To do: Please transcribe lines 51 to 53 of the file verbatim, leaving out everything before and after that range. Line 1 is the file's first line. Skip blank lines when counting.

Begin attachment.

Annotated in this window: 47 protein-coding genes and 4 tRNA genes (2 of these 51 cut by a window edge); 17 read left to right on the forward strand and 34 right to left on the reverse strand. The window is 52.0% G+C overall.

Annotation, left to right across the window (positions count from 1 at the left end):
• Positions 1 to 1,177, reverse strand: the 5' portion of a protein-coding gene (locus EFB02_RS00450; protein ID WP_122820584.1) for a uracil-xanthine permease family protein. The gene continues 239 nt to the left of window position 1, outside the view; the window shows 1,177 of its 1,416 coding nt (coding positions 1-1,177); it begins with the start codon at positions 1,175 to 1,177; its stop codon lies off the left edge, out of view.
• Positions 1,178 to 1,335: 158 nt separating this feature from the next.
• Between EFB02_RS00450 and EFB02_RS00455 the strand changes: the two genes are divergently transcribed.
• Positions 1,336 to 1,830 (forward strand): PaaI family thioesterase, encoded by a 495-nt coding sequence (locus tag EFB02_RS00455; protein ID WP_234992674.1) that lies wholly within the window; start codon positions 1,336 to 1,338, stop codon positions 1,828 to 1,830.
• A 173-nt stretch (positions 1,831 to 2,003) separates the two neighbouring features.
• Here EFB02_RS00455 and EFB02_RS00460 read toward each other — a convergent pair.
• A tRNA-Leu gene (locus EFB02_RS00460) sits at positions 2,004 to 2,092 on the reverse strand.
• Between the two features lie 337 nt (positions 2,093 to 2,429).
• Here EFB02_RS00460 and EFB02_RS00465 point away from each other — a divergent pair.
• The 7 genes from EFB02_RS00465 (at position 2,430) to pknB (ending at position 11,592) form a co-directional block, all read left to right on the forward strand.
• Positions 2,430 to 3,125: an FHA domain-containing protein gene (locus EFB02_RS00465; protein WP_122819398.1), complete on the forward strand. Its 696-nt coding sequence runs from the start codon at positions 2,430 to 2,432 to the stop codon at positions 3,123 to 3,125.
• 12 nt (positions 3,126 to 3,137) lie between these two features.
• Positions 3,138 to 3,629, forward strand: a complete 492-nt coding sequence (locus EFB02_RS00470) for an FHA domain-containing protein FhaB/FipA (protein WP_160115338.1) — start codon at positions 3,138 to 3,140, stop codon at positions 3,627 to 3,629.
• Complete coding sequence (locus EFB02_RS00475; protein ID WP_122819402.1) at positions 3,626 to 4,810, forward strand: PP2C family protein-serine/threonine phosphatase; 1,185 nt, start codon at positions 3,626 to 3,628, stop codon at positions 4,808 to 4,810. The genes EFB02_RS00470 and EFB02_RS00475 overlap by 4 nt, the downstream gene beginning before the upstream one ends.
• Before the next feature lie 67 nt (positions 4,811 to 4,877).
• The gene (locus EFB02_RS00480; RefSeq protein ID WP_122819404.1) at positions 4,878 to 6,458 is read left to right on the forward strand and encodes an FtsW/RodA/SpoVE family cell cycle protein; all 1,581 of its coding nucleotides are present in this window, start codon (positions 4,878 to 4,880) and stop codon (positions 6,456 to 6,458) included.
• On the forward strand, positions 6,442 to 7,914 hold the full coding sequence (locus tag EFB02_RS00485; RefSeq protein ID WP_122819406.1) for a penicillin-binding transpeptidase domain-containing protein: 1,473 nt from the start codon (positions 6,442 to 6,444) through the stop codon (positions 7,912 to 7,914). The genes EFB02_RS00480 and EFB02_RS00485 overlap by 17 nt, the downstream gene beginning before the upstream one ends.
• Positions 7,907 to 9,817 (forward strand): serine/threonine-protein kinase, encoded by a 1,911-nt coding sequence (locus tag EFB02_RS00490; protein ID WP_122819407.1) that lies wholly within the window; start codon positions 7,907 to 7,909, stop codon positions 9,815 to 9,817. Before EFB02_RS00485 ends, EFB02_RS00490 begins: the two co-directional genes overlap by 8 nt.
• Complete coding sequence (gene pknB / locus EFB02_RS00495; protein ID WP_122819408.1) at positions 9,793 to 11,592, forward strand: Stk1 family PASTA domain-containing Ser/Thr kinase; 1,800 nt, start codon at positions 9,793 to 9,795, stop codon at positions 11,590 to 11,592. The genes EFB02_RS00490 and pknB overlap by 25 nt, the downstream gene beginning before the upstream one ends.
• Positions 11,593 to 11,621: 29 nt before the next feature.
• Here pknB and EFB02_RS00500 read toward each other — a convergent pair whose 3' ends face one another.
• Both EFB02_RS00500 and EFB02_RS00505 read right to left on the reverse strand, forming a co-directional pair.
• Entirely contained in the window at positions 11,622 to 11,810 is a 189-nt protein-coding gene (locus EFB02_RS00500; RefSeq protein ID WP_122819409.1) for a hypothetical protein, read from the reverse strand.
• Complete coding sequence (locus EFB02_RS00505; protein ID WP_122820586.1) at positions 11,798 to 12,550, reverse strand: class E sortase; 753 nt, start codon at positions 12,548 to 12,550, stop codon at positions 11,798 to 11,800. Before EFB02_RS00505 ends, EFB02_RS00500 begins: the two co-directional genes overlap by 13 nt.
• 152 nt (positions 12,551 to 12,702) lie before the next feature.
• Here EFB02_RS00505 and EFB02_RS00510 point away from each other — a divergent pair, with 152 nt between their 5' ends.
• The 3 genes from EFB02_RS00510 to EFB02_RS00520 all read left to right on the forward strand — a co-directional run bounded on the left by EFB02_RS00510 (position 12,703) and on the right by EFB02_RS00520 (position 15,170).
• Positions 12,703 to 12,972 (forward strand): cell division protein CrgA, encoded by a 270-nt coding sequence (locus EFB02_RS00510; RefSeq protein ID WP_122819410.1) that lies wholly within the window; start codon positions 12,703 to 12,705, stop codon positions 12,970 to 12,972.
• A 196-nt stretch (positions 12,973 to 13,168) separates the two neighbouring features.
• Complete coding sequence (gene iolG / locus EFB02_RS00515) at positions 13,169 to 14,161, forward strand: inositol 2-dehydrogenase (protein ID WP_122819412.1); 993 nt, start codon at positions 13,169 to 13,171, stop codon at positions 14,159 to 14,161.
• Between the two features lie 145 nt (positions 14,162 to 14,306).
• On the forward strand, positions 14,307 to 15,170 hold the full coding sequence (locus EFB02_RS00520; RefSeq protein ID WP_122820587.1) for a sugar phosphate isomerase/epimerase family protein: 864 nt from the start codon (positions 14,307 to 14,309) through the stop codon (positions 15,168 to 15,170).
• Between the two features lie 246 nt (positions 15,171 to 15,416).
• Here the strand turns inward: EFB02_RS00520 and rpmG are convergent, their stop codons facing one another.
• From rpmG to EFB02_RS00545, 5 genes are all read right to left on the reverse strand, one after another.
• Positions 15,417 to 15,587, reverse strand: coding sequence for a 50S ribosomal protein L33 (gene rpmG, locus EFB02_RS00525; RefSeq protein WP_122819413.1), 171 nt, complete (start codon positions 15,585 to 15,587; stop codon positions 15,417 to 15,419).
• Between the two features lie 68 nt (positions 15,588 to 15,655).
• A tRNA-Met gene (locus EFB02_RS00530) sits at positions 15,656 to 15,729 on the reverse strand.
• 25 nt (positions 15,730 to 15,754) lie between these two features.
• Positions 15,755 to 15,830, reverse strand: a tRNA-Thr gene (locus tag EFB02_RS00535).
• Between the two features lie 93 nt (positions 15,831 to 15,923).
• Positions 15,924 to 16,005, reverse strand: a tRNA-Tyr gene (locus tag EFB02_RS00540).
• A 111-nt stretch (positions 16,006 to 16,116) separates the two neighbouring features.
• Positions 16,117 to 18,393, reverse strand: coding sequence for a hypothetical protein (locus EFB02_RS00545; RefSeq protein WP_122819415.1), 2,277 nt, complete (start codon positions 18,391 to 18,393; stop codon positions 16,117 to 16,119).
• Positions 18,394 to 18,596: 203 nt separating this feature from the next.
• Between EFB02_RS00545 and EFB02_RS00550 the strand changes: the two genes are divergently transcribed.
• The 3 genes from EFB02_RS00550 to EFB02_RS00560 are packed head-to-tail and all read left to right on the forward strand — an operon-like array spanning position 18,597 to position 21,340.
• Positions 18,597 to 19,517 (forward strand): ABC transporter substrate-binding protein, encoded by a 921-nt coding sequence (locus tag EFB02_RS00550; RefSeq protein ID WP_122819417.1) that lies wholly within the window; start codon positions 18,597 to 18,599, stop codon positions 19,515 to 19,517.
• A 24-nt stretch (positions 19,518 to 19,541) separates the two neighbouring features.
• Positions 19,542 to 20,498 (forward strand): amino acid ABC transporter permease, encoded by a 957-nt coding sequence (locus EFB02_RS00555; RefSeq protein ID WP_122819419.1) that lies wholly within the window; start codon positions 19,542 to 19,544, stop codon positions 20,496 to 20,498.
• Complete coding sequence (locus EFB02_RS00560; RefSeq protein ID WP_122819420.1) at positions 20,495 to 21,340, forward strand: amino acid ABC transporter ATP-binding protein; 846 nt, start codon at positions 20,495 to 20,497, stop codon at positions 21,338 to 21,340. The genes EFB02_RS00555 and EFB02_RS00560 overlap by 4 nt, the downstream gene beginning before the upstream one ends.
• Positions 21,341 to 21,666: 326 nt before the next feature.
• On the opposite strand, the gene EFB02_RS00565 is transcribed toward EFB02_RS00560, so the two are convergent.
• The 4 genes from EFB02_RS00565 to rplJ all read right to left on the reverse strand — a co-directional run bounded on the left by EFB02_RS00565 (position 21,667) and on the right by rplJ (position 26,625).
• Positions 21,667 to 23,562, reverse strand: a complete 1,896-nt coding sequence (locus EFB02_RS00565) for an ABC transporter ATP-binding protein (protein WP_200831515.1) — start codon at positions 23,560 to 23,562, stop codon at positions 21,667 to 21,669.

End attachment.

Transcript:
• A 24-nt stretch (positions 19,518 to 19,541) separates the two neighbouring features.
• Positions 19,542 to 20,498 (forward strand): amino acid ABC transporter permease, encoded by a 957-nt coding sequence (locus EFB02_RS00555; RefSeq protein ID WP_122819419.1) that lies wholly within the window; start codon positions 19,542 to 19,544, stop codon positions 20,496 to 20,498.
• Complete coding sequence (locus EFB02_RS00560; RefSeq protein ID WP_122819420.1) at positions 20,495 to 21,340, forward strand: amino acid ABC transporter ATP-binding protein; 846 nt, start codon at positions 20,495 to 20,497, stop codon at positions 21,338 to 21,340. The genes EFB02_RS00555 and EFB02_RS00560 overlap by 4 nt, the downstream gene beginning before the upstream one ends.